“When the opportunity to join LAF presented itself, I recognized immediately that it would allow me to follow my passion to provide a voice for those in need while helping an incredibly deserving organization continue to grow,” John said. “I’ve always felt that, as a lawyer, I have a responsibility to use my skills to provide services to individuals that otherwise could not afford legal representation. It is an honor to be selected to lead the city’s preeminent provider of legal services to people living in poverty and other vulnerable groups.”

Diana White, who will retire as Executive Director on June 30, 2017, says, “John is a great lawyer. He is also a real leader, helping people on his team do their best, and most satisfying, work.  John is friendly, open-minded, enthusiastic, and empathetic. LAF is lucky to have found him.”

John will take office at LAF in the early fall, and will spend the summer getting to know us, our clients, and our work. Until John arrives, Kate Shank will be LAF’s Acting Executive Director. We are excited to welcome John to LAF and look forward to all he will bring to our work providing free civil legal aid to people living in poverty across Chicagoland – and getting them back on their feet.

A full press release is available here.

 

 

Student Loan Debt: Rights & Relief

fileLast week, friends and cohorts from Chicago’s social services community joined LAF and Joseph Sanders, Assistant Attorney General from the Illinois Attorney General’s Consumer Fraud Bureau, to discuss student loan debt—an issue social service providers like LAF are seeing more and more among its client population. “Having student loan debt that is past due harms people’s chances of landing a job, obtaining permanent housing, and pursuing further education down the road,” said Kulsum Ameji, Staff Attorney in LAF’s Community Engagement Unit and moderator of the discussion.  “It can actually exacerbate poverty and push vulnerable people deeper into the cycle of poverty.”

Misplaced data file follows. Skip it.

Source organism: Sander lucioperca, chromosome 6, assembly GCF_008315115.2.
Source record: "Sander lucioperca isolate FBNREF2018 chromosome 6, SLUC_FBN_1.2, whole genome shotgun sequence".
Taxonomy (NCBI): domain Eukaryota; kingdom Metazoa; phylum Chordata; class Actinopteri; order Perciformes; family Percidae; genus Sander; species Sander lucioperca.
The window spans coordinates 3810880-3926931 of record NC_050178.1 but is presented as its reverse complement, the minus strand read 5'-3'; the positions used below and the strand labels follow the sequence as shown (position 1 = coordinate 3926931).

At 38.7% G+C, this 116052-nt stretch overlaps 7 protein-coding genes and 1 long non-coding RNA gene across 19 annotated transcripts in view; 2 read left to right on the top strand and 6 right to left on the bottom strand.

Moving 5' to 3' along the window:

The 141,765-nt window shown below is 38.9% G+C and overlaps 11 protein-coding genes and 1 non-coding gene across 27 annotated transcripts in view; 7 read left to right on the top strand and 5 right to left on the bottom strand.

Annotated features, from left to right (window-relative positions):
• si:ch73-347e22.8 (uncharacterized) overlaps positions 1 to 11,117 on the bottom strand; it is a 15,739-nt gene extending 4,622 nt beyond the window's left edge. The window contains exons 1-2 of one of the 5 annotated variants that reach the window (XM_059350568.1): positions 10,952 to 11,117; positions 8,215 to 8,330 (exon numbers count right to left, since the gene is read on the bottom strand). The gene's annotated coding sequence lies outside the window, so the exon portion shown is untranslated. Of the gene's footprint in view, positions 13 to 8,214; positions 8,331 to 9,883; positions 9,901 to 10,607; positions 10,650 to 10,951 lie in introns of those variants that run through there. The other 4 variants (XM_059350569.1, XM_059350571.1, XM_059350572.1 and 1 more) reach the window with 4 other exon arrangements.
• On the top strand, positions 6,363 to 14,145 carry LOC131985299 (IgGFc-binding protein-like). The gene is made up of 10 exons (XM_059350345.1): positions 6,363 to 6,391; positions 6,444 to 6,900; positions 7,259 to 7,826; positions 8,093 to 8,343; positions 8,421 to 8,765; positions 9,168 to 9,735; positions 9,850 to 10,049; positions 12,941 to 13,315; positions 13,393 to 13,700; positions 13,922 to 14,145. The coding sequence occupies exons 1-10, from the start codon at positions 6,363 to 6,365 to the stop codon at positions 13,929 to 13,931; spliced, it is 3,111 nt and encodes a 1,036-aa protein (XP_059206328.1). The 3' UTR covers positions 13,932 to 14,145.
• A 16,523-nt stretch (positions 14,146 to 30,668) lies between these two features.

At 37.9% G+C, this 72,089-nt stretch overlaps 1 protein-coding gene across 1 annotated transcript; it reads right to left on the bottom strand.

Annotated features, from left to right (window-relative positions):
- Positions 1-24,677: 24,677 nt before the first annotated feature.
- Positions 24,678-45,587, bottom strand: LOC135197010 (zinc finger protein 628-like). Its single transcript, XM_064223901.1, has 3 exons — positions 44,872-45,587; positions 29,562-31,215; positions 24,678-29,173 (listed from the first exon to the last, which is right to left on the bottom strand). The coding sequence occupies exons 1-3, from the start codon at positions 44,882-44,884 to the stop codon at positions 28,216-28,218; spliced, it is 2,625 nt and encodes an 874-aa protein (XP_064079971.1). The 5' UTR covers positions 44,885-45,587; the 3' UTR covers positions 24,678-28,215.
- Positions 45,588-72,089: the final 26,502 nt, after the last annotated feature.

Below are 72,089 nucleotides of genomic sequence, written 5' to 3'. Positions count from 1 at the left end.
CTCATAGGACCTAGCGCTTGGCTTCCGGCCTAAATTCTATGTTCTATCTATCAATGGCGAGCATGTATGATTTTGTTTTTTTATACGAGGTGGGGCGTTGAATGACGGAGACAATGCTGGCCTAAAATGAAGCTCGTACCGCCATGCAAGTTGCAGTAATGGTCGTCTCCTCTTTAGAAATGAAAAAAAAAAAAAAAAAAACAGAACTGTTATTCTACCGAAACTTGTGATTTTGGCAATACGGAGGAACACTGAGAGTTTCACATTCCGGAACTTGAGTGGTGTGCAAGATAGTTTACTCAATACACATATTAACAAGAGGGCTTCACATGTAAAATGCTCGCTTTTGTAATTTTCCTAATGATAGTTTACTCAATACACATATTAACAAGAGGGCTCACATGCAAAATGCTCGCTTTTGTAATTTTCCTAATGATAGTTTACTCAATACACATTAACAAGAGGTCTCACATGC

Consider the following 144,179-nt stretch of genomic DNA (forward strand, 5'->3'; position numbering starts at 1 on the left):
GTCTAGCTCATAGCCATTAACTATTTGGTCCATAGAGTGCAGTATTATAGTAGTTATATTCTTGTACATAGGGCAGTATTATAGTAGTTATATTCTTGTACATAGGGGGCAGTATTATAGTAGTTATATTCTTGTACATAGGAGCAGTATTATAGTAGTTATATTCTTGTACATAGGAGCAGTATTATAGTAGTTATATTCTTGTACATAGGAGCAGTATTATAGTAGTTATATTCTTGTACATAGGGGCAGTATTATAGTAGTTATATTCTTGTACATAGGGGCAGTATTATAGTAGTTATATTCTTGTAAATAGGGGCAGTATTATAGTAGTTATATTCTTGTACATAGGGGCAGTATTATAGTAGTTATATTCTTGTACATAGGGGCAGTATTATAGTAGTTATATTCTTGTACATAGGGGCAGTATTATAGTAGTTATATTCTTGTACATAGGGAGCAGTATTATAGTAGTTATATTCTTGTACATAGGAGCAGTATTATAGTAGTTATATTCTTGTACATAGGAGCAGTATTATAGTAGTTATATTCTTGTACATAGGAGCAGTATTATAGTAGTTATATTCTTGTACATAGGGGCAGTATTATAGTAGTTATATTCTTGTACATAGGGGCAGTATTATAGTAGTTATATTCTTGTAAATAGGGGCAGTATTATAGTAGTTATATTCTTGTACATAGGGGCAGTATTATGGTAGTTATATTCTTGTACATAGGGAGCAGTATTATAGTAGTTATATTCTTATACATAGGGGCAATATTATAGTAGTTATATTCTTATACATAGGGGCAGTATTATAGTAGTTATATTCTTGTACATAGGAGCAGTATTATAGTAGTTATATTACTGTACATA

The idea of higher education leaving people worse off runs contrary to the narrative that has shaped how we’ve talk about education for generations. As President Johnson famously said as he signed the Higher Education Act of 1965 into law—which greatly expanded financial assistance for higher education—the “nation could never rest while the door to knowledge remained close to any American.” But as enrollment rates skyrocketed, so did tuition—and at a rate that outpaced income growth, forcing more and more students to take on large amounts of debt to finance their education under the universal assumption that investing in education will lead to higher income and more opportunities for a better life.

Today, with $1.4 trillion of student loan debt in the United States—more than either credit card and auto loan debt and now second only to mortgage debt—and a default rate of 11%, the question of the real return on investment in education is starting to surface. “We have such a positive view of education that we don’t think about its costs the way we do when we’re buying a car,” explains Shelmun Dashan, Staff Attorney in LAF’s Consumer Practice Group. “Most people don’t go to school just for the intrinsic value of learning—we have the goal of achieving a higher income or changing careers, but a lot of times we haven’t done the homework to figure out if what we’re doing will actually meet those goals. Private lenders let you take the loans out regardless, and that gets you in trouble—which they know. They depend on people having this positive association with education and not thinking about what it really means.”

Being an empowered consumer takes some time and research. Is the price tag worth what I’m getting? Are there other ways to get what I want? Apply that same mindset as best you can to higher education, advises Kathryn Liss, Senior Attorney in LAF’s Consumer Practice Group. “It is absolutely imperative in this climate that people really compare the costs, the financial options, and the subsequent opportunities.”

And while educating people considering going back to school now or in the future is a sound preventative approach, there are plenty of resources for the millions already grappling with student loan debt. “Even if we’re not able to take every case out there, we want to be sharing resources and playing a role in connecting people who need help with student loan debt to other organizations that focus on those issues,” Katie says.